Shares of small-cap Molycorp (NYSE: MCP)
, a development stage company that engages in the production and sale of rare earth oxides, have been hit hard in the past two years. But it appears a price bottom has formed.
Cheap is a relative term, but with downside risk of zero and unlimited upside potential, I think Molycorp stock qualifies.
As of this writing, Molycorp is trading around $6.30 a share. A bottom base pattern is forming around the extreme lows near $6 a share, with lower prices but also lower volatility, in what is termed "bullish divergence."
If you are comfortable holding on to this inexpensive stock to wait for a potential recovery, then selling put options could allow you to collect income while you wait to get into the stock at an 11% discount.
Cash-Secured Put Selling Strategy
While the typical investor might use a limit order to buy a stock or exchange-traded fund (ETF) at a designated price or lower, the options trader can do one better by selling a cash-secured put.
This strategy has the same mathematical risk profile as a covered call. With put selling, there is an obligation to buy the stock at the strike price if it is assigned, allowing you to get into the stock at a discount. In fact, the true entry cost basis is even lower with the subtraction of the premium you earned from selling the puts.
And if the stock is not below the strike price at expiration, then the premium received is all profit. In other words, you're getting paid not to own the stock.
There are two rules traders must follow to be successful at selling put options.
Rule One: Only sell puts on stocks you want to own.
The intention of this strategy is to be assigned the stock as a long-term investment (each option contract represents 100 shares). So make sure you have the funds in your account to buy the stock at the options strike price if a sell-off occurs. Paying in full ensures that no additional money is needed to hold the stock for potentially many months or even years until a price recovery.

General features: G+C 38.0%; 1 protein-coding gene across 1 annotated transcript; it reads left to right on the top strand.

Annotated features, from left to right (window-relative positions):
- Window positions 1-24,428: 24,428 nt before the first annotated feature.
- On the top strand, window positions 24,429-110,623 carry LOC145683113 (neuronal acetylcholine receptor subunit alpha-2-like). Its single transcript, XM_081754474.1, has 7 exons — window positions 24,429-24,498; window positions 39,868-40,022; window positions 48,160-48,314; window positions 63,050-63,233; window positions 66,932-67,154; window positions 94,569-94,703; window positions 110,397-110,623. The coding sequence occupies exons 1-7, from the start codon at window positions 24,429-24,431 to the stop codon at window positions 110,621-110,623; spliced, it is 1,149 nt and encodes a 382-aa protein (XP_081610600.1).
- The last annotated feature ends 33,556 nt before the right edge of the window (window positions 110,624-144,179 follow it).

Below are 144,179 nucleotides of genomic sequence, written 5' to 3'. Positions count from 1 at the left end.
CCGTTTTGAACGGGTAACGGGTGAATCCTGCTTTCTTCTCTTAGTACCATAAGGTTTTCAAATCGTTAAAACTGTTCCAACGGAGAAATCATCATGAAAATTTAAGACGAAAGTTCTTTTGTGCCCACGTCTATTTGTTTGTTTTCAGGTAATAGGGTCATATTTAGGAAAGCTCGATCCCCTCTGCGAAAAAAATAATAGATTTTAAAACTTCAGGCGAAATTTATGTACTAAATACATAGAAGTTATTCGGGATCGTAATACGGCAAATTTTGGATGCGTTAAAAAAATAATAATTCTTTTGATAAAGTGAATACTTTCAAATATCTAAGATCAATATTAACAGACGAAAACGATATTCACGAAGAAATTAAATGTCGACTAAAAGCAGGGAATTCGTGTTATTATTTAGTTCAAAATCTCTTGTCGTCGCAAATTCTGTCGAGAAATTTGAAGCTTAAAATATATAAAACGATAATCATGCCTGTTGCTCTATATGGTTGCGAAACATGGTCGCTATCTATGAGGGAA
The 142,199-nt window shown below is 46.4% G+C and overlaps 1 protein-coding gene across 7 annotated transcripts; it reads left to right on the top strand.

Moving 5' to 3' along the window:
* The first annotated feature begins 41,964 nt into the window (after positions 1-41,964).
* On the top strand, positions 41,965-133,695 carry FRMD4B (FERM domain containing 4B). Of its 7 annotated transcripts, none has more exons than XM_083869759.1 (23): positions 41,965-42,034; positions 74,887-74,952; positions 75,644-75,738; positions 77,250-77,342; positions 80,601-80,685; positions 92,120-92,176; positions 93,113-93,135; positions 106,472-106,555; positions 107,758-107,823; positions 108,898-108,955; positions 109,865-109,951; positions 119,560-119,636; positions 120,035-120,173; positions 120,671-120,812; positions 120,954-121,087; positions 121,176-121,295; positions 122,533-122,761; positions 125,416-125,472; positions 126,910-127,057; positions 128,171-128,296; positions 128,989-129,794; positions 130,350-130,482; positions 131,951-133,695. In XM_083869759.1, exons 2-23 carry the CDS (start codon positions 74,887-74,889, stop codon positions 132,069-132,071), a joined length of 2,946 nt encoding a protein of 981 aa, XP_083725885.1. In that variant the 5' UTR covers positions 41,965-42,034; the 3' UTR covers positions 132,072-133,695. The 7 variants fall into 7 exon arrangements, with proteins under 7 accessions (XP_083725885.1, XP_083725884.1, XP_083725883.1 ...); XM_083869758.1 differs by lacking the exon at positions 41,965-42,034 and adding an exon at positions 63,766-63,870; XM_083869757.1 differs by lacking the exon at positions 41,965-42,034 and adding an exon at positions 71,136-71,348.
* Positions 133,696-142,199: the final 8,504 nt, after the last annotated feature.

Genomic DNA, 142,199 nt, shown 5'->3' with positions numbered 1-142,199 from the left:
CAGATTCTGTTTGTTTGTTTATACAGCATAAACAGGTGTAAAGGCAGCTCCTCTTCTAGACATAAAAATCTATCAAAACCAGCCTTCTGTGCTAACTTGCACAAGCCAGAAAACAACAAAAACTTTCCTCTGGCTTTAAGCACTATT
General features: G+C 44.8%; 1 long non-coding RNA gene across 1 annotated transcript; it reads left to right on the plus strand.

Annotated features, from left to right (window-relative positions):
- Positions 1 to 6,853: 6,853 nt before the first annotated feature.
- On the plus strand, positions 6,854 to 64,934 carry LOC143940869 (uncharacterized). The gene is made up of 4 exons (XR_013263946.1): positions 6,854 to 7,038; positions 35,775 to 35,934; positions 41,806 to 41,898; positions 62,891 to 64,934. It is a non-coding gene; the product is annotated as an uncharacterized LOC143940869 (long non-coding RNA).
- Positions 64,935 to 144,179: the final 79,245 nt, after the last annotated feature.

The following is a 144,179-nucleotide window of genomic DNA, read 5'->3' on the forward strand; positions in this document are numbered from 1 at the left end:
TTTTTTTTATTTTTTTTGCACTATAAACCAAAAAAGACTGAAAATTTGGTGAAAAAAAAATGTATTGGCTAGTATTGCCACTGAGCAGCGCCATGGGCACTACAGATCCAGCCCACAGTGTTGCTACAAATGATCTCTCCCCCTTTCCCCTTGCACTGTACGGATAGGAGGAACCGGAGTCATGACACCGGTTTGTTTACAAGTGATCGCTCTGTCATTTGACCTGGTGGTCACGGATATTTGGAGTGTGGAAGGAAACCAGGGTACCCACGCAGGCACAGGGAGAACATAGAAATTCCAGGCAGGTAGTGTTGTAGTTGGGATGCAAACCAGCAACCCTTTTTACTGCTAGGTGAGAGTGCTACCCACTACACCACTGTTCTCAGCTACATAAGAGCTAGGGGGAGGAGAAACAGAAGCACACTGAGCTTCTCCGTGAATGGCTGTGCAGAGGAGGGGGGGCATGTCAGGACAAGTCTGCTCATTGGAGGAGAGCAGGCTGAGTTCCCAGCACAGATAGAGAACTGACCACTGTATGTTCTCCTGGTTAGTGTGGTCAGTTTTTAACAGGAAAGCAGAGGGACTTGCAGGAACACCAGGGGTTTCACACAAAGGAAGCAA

Rule Two: Sell either of the front two option expiration months to take advantage of time decay.
Collect premium every month on put sales until you are assigned shares at a cost-reduced basis. Every month that you keep the premium is money subtracted from your entry price.
Action to Take --> Sell to open Molycorp March 6 Puts at $0.40 or better.
This cash-secured put sale would assign long shares at $5.60 ($6 strike minus $0.40 premium), which is about 11% below Molycorp's current price, costing you $560 per option sold. Remember: Only sell this put if you want to own Molycorp at a discount to the current price. If you are assigned the shares, an April covered call can be sold against the stock to lower your cost basis even further.
If the stock does not fall below the strike price before expiration, then you keep the premium you collected, essentially getting paid not to buy the stock.
-- Alan Knuckman
Alan Knuckman does not personally hold positions in any securities mentioned in this article. StreetAuthority LLC does not hold positions in any securities mentioned in this article.